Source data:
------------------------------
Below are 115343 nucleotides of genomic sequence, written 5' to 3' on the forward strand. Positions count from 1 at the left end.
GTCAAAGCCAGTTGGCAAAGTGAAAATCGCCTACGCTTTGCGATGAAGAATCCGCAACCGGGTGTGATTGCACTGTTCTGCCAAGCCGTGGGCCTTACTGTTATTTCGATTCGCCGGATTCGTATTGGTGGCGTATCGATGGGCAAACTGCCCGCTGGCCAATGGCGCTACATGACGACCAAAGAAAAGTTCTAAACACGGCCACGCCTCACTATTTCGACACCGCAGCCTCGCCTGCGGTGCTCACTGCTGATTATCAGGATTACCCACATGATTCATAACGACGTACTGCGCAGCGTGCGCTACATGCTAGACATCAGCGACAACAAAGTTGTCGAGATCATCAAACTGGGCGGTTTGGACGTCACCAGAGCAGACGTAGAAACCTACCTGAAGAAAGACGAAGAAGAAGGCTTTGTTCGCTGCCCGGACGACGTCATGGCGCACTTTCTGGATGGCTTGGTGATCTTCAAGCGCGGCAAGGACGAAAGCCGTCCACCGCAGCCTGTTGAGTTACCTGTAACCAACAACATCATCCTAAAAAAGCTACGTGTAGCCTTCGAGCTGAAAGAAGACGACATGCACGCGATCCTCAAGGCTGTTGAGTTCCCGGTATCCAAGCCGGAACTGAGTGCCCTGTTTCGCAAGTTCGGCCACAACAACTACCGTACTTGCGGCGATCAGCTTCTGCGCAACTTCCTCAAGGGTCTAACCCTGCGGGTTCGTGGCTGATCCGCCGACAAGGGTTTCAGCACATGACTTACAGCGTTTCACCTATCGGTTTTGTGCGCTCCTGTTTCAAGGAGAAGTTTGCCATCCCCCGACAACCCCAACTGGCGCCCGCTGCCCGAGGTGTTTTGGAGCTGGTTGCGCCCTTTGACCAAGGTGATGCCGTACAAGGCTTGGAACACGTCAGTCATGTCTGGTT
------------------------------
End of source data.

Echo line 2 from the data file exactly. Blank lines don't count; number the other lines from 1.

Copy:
GTCAAAGCCAGTTGGCAAAGTGAAAATCGCCTACGCTTTGCGATGAAGAATCCGCAACCGGGTGTGATTGCACTGTTCTGCCAAGCCGTGGGCCTTACTGTTATTTCGATTCGCCGGATTCGTATTGGTGGCGTATCGATGGGCAAACTGCCCGCTGGCCAATGGCGCTACATGACGACCAAAGAAAAGTTCTAAACACGGCCACGCCTCACTATTTCGACACCGCAGCCTCGCCTGCGGTGCTCACTGCTGATTATCAGGATTACCCACATGATTCATAACGACGTACTGCGCAGCGTGCGCTACATGCTAGACATCAGCGACAACAAAGTTGTCGAGATCATCAAACTGGGCGGTTTGGACGTCACCAGAGCAGACGTAGAAACCTACCTGAAGAAAGACGAAGAAGAAGGCTTTGTTCGCTGCCCGGACGACGTCATGGCGCACTTTCTGGATGGCTTGGTGATCTTCAAGCGCGGCAAGGACGAAAGCCGTCCACCGCAGCCTGTTGAGTTACCTGTAACCAACAACATCATCCTAAAAAAGCTACGTGTAGCCTTCGAGCTGAAAGAAGACGACATGCACGCGATCCTCAAGGCTGTTGAGTTCCCGGTATCCAAGCCGGAACTGAGTGCCCTGTTTCGCAAGTTCGGCCACAACAACTACCGTACTTGCGGCGATCAGCTTCTGCGCAACTTCCTCAAGGGTCTAACCCTGCGGGTTCGTGGCTGATCCGCCGACAAGGGTTTCAGCACATGACTTACAGCGTTTCACCTATCGGTTTTGTGCGCTCCTGTTTCAAGGAGAAGTTTGCCATCCCCCGACAACCCCAACTGGCGCCCGCTGCCCGAGGTGTTTTGGAGCTGGTTGCGCCCTTTGACCAAGGTGATGCCGTACAAGGCTTGGAACACGTCAGTCATGTCTGGTT